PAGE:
Jakarta: The Jakarta Convention Centre Hall wore a bridal look. Brand new mats, freshly painted walls and flags of various countries meticulously hung around from the ceiling.
It’s the 18th Asian Games but there is an uncanny silence in here and the arena is clearly filled with apprehensions and everyone around is keen to make sure the debut of a mixed-martial art sport — jiu-jitsu is up to date.
A group of volunteers very much new to the sport are going through their rehearsals on how to go about with the medals ceremony.
The officials were also trying to get their acts right as the arena was all ready to witness the debut of jiu-jitsu at the major sporting spectacle.
Standing in a corner watching every move closely is 21-year-old Ashwaq Al Khoury — the first Emirati women referee from the Arab region to be officiating at 18th Asian Games.
Anxiety is writ wide on her face, she had not officiated at any level in the sport and has been thrown into a huge challenge, straight away.
Her major plus being she was still pursing the sport and competing in the blue belt category. Until six months ago, Ashwaq had no intention for learning the traits of refereeing until she came across an open invitation for women for a referee workshop.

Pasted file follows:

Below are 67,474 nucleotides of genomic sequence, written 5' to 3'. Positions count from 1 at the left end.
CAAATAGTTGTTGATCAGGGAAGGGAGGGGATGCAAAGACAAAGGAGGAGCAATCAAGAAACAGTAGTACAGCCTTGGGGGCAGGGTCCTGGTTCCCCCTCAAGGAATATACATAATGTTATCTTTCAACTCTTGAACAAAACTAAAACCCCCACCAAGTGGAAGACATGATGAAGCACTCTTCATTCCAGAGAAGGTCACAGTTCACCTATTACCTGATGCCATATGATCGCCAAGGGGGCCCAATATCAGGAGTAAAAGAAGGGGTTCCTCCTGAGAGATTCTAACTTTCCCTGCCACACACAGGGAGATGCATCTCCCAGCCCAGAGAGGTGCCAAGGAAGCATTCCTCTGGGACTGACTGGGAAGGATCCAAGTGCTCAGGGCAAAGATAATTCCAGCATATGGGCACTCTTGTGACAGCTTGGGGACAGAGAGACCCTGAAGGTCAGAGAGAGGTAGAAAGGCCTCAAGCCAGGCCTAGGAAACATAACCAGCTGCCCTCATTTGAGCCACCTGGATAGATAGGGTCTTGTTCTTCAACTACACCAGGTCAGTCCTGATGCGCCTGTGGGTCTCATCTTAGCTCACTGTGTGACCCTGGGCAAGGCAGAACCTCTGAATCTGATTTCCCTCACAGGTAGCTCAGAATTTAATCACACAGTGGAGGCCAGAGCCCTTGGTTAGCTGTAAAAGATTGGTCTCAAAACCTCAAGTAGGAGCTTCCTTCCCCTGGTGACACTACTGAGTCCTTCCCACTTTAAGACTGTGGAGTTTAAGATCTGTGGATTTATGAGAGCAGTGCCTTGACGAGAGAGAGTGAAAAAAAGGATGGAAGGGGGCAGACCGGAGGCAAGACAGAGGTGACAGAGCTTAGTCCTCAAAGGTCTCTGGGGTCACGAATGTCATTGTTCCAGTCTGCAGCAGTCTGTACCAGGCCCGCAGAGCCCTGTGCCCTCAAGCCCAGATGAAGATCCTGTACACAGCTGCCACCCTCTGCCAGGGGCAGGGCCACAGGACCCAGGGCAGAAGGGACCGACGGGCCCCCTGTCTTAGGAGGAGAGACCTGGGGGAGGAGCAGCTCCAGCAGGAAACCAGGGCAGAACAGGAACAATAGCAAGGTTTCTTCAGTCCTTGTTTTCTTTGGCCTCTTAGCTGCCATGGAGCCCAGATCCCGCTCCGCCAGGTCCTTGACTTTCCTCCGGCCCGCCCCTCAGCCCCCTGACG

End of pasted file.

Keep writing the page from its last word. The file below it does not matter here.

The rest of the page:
“It was free so I thought I should try it out as it would help me to know more about the nitty-gritties of the sport. Being an athlete, we know the points but there is more to it and I want to learn that,” recalls Ashwaq adding that they were a batch of 10 girls and had classes once a week for six months.
“I was the only girl picked up from that lot to officiate for the Asian Games and so it is really special,” says Ashwaq, who acknowledges that she had trouble making her family understand that that girls can take up refereeing as a profession.
“At first, they were skeptical but they were very supportive. Slowly they have realised that refereeing is serious business and now when they see my photo in papers they say ‘Oh you are here’ and are very happy,” laughs Ashwaq, who started practicing the sport when she was eight.
“I do take part in competitions regularly and try to be among the medals as well. I will be taking part in the LA Grand Slam next and want to keep improving,” reveals Ashwaq, who hailed the support she got from other referees in making sure everything went smooth.
“There were a lot of butterflies in my stomach from the time I landed here. And of course being the first time, errors were bound to happen but there were other referees to correct. It is a huge learning curve for me. I think it will inspire other Emirati women also to take up refereeing,” said Ashwaq before taking her referees chair ahead of another outing.